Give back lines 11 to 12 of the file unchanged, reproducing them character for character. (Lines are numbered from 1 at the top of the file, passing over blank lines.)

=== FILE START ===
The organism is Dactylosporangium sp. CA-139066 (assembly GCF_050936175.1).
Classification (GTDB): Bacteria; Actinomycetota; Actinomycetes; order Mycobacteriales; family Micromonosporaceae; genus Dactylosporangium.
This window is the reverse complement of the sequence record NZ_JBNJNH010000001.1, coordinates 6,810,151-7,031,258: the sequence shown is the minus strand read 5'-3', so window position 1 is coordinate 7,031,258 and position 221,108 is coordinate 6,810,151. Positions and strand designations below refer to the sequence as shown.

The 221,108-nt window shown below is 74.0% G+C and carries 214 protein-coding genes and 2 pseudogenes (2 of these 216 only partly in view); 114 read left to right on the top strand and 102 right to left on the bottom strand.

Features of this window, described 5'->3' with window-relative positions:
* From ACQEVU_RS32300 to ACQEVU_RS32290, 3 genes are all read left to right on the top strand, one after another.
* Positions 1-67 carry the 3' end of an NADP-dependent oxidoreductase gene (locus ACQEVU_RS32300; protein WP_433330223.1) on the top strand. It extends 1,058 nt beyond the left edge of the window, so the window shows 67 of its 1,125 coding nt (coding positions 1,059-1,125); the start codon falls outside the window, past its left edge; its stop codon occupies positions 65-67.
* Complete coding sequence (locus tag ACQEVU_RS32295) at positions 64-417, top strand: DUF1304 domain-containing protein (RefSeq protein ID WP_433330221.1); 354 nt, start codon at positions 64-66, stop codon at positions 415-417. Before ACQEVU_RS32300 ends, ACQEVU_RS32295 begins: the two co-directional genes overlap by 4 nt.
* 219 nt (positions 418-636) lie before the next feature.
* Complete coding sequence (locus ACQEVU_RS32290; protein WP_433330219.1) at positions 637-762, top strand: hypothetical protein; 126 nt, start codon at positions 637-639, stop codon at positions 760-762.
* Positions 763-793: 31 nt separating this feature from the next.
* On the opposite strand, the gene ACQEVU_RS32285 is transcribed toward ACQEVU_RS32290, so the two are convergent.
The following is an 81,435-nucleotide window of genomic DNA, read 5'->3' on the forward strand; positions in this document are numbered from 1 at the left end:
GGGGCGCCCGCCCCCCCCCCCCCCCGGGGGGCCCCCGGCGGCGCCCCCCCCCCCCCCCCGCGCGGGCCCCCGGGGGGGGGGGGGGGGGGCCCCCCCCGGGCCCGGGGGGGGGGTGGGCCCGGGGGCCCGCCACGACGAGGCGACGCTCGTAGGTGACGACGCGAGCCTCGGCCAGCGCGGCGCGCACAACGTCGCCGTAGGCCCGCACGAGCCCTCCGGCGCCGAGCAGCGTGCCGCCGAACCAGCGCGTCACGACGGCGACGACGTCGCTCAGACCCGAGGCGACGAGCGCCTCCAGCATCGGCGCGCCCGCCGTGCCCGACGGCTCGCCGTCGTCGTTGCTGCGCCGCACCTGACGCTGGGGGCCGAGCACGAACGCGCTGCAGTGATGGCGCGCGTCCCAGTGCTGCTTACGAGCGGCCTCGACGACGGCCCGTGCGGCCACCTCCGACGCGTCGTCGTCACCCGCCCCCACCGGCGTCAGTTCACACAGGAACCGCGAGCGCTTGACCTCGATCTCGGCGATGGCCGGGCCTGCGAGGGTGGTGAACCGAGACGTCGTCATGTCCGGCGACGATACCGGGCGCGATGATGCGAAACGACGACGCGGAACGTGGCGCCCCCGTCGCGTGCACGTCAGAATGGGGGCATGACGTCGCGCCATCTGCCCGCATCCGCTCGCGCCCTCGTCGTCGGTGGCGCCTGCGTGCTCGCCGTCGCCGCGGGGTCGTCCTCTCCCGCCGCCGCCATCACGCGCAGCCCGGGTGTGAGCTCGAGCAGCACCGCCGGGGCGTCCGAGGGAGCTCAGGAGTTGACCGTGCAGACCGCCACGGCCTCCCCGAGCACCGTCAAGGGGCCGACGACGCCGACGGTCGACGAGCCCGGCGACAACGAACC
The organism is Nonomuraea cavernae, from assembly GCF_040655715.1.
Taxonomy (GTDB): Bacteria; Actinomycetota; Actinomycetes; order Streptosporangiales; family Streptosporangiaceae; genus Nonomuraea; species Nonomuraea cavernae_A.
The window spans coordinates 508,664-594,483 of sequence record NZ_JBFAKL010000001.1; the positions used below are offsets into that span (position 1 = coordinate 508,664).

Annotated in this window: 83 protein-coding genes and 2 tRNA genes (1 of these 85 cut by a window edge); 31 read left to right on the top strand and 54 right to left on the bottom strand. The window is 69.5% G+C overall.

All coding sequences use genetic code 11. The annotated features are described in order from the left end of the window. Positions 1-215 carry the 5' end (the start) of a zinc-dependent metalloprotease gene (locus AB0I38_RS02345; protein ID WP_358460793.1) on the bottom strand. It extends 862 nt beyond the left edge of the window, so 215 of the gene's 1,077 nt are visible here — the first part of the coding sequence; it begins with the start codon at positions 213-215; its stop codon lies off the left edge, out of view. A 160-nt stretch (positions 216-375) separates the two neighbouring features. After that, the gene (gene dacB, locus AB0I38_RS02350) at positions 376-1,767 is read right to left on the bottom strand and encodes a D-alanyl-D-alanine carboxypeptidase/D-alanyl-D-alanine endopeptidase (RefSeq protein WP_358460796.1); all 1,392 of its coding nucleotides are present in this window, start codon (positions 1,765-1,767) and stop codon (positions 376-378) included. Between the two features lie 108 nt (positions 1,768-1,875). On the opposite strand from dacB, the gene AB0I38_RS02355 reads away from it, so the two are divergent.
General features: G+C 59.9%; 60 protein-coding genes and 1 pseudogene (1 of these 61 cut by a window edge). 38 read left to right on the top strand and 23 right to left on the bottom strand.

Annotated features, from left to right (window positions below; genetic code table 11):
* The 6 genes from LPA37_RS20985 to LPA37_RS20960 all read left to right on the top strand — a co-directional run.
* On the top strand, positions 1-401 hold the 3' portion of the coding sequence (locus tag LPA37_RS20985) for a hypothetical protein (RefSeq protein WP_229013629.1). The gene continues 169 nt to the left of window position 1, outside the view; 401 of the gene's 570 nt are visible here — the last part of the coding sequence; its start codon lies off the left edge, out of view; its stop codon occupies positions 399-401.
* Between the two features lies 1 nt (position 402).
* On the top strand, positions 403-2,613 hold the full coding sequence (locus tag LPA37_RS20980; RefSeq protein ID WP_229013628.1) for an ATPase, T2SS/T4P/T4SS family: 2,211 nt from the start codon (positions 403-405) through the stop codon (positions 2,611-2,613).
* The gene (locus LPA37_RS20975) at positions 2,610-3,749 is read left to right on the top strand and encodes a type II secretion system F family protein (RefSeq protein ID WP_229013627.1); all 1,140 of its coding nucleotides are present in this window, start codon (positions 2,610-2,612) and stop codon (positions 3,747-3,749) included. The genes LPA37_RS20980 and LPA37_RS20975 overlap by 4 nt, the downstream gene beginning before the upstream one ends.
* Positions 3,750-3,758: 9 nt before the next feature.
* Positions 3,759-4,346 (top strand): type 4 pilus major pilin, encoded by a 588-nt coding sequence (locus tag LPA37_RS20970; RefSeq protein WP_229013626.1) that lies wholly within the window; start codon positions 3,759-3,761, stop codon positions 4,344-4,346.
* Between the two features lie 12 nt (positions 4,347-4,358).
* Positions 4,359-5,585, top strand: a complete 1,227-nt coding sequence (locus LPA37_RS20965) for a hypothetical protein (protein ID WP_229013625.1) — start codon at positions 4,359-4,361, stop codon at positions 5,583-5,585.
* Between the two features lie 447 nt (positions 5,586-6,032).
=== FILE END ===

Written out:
* Positions 763-793: 31 nt separating this feature from the next.
* On the opposite strand, the gene ACQEVU_RS32285 is transcribed toward ACQEVU_RS32290, so the two are convergent.